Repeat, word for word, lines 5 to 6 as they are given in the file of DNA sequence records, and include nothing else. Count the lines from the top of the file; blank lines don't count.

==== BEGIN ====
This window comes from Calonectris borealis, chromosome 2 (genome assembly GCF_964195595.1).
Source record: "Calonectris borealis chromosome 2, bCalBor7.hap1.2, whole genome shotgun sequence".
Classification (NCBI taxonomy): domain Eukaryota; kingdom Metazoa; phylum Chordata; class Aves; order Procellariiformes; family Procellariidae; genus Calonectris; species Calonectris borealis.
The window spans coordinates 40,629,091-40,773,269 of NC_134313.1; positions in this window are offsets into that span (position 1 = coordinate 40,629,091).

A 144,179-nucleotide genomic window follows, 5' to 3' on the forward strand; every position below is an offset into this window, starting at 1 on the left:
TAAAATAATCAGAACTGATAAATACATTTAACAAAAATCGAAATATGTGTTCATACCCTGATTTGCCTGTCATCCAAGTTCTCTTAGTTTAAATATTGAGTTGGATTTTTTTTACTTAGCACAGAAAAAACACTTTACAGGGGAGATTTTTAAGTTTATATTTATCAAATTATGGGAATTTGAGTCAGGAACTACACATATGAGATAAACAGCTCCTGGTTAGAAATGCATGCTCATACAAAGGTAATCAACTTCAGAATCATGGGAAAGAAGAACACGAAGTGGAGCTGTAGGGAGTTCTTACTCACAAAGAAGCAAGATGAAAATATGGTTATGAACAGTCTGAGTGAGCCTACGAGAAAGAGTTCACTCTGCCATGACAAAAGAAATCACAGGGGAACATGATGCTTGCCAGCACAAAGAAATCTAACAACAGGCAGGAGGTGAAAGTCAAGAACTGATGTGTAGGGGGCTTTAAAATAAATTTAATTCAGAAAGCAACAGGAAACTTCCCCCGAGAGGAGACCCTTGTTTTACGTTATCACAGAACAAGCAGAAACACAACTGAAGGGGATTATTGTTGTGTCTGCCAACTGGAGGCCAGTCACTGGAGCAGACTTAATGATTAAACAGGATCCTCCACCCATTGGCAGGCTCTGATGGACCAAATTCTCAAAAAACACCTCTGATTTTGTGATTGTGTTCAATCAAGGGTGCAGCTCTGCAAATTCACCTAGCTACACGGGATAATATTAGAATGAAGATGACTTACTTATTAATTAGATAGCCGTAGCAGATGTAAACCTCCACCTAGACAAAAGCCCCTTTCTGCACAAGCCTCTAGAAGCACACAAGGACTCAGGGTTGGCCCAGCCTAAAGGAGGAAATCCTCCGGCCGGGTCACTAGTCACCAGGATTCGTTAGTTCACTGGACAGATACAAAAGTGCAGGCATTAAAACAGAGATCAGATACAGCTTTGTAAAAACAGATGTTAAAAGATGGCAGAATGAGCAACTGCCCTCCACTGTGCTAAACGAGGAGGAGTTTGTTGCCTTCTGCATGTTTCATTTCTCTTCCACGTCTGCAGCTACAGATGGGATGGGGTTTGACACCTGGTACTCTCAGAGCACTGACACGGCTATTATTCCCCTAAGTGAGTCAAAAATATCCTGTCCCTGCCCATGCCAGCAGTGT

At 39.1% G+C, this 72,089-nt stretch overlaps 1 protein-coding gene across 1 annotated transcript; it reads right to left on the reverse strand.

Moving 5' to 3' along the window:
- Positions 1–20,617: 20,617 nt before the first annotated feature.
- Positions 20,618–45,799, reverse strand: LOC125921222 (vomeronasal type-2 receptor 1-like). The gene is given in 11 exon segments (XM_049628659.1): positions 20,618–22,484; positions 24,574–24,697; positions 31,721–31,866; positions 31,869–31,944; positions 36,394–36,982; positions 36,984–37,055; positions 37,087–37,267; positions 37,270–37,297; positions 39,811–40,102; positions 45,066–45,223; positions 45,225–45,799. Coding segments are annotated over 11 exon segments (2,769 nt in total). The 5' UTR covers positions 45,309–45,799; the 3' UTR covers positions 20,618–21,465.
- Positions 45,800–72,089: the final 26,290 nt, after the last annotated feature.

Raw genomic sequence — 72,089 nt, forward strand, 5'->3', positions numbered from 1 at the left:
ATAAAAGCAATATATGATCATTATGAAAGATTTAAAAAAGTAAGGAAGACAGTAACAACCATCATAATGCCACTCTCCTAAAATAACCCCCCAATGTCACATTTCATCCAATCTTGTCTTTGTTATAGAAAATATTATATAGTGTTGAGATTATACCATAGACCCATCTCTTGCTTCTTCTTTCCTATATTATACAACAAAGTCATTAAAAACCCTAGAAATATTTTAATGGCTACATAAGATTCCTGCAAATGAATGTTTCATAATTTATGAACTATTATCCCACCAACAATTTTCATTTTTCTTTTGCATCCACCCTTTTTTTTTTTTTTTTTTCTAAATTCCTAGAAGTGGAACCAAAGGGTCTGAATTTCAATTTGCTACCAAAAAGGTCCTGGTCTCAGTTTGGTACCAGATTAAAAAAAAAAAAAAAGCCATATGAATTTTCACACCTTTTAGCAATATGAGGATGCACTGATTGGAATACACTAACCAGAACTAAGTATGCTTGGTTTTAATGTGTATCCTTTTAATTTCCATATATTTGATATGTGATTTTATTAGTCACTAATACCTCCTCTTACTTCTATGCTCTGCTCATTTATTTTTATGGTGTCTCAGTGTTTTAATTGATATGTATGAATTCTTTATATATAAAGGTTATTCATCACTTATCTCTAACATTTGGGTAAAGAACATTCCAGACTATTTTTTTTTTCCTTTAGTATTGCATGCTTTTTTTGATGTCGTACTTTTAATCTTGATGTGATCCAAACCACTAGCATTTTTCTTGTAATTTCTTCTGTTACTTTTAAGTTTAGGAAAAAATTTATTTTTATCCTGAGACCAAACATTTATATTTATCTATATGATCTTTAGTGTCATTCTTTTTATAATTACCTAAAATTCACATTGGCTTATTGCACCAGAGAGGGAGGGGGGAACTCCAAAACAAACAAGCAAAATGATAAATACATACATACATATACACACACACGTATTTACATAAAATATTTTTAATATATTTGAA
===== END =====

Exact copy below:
A 144,179-nucleotide genomic window follows, 5' to 3' on the forward strand; every position below is an offset into this window, starting at 1 on the left:
TAAAATAATCAGAACTGATAAATACATTTAACAAAAATCGAAATATGTGTTCATACCCTGATTTGCCTGTCATCCAAGTTCTCTTAGTTTAAATATTGAGTTGGATTTTTTTTACTTAGCACAGAAAAAACACTTTACAGGGGAGATTTTTAAGTTTATATTTATCAAATTATGGGAATTTGAGTCAGGAACTACACATATGAGATAAACAGCTCCTGGTTAGAAATGCATGCTCATACAAAGGTAATCAACTTCAGAATCATGGGAAAGAAGAACACGAAGTGGAGCTGTAGGGAGTTCTTACTCACAAAGAAGCAAGATGAAAATATGGTTATGAACAGTCTGAGTGAGCCTACGAGAAAGAGTTCACTCTGCCATGACAAAAGAAATCACAGGGGAACATGATGCTTGCCAGCACAAAGAAATCTAACAACAGGCAGGAGGTGAAAGTCAAGAACTGATGTGTAGGGGGCTTTAAAATAAATTTAATTCAGAAAGCAACAGGAAACTTCCCCCGAGAGGAGACCCTTGTTTTACGTTATCACAGAACAAGCAGAAACACAACTGAAGGGGATTATTGTTGTGTCTGCCAACTGGAGGCCAGTCACTGGAGCAGACTTAATGATTAAACAGGATCCTCCACCCATTGGCAGGCTCTGATGGACCAAATTCTCAAAAAACACCTCTGATTTTGTGATTGTGTTCAATCAAGGGTGCAGCTCTGCAAATTCACCTAGCTACACGGGATAATATTAGAATGAAGATGACTTACTTATTAATTAGATAGCCGTAGCAGATGTAAACCTCCACCTAGACAAAAGCCCCTTTCTGCACAAGCCTCTAGAAGCACACAAGGACTCAGGGTTGGCCCAGCCTAAAGGAGGAAATCCTCCGGCCGGGTCACTAGTCACCAGGATTCGTTAGTTCACTGGACAGATACAAAAGTGCAGGCATTAAAACAGAGATCAGATACAGCTTTGTAAAAACAGATGTTAAAAGATGGCAGAATGAGCAACTGCCCTCCACTGTGCTAAACGAGGAGGAGTTTGTTGCCTTCTGCATGTTTCATTTCTCTTCCACGTCTGCAGCTACAGATGGGATGGGGTTTGACACCTGGTACTCTCAGAGCACTGACACGGCTATTATTCCCCTAAGTGAGTCAAAAATATCCTGTCCCTGCCCATGCCAGCAGTGT